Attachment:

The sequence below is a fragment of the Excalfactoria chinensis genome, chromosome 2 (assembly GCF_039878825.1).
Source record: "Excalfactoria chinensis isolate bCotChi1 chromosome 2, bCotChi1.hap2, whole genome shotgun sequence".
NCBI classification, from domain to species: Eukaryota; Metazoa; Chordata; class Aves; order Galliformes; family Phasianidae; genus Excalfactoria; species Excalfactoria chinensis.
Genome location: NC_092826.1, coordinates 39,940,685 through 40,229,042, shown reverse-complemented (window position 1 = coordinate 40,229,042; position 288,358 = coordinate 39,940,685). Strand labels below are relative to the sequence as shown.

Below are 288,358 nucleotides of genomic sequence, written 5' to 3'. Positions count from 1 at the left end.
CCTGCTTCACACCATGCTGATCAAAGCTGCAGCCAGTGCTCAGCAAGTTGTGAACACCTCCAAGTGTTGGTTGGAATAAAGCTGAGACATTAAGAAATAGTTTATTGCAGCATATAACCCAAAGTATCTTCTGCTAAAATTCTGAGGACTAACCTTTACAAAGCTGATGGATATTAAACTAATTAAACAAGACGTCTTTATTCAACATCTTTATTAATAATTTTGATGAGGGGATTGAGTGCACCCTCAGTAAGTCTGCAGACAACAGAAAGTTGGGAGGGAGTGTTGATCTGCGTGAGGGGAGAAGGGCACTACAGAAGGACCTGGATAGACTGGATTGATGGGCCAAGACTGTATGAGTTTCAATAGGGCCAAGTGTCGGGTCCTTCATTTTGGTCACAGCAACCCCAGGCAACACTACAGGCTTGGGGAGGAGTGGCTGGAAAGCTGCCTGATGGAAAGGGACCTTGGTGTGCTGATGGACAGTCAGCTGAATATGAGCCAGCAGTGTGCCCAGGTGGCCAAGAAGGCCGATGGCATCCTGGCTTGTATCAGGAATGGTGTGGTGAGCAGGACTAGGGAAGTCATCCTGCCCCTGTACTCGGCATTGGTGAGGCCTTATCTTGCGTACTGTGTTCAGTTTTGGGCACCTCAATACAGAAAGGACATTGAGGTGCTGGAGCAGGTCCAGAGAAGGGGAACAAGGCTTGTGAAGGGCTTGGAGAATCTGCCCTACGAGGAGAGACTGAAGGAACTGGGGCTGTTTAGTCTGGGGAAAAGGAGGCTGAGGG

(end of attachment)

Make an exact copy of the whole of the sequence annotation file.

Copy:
The sequence below is a fragment of the Excalfactoria chinensis genome, chromosome 2 (assembly GCF_039878825.1).
Source record: "Excalfactoria chinensis isolate bCotChi1 chromosome 2, bCotChi1.hap2, whole genome shotgun sequence".
NCBI classification, from domain to species: Eukaryota; Metazoa; Chordata; class Aves; order Galliformes; family Phasianidae; genus Excalfactoria; species Excalfactoria chinensis.
Genome location: NC_092826.1, coordinates 39,940,685 through 40,229,042, shown reverse-complemented (window position 1 = coordinate 40,229,042; position 288,358 = coordinate 39,940,685). Strand labels below are relative to the sequence as shown.

Below are 288,358 nucleotides of genomic sequence, written 5' to 3'. Positions count from 1 at the left end.
CCTGCTTCACACCATGCTGATCAAAGCTGCAGCCAGTGCTCAGCAAGTTGTGAACACCTCCAAGTGTTGGTTGGAATAAAGCTGAGACATTAAGAAATAGTTTATTGCAGCATATAACCCAAAGTATCTTCTGCTAAAATTCTGAGGACTAACCTTTACAAAGCTGATGGATATTAAACTAATTAAACAAGACGTCTTTATTCAACATCTTTATTAATAATTTTGATGAGGGGATTGAGTGCACCCTCAGTAAGTCTGCAGACAACAGAAAGTTGGGAGGGAGTGTTGATCTGCGTGAGGGGAGAAGGGCACTACAGAAGGACCTGGATAGACTGGATTGATGGGCCAAGACTGTATGAGTTTCAATAGGGCCAAGTGTCGGGTCCTTCATTTTGGTCACAGCAACCCCAGGCAACACTACAGGCTTGGGGAGGAGTGGCTGGAAAGCTGCCTGATGGAAAGGGACCTTGGTGTGCTGATGGACAGTCAGCTGAATATGAGCCAGCAGTGTGCCCAGGTGGCCAAGAAGGCCGATGGCATCCTGGCTTGTATCAGGAATGGTGTGGTGAGCAGGACTAGGGAAGTCATCCTGCCCCTGTACTCGGCATTGGTGAGGCCTTATCTTGCGTACTGTGTTCAGTTTTGGGCACCTCAATACAGAAAGGACATTGAGGTGCTGGAGCAGGTCCAGAGAAGGGGAACAAGGCTTGTGAAGGGCTTGGAGAATCTGCCCTACGAGGAGAGACTGAAGGAACTGGGGCTGTTTAGTCTGGGGAAAAGGAGGCTGAGGG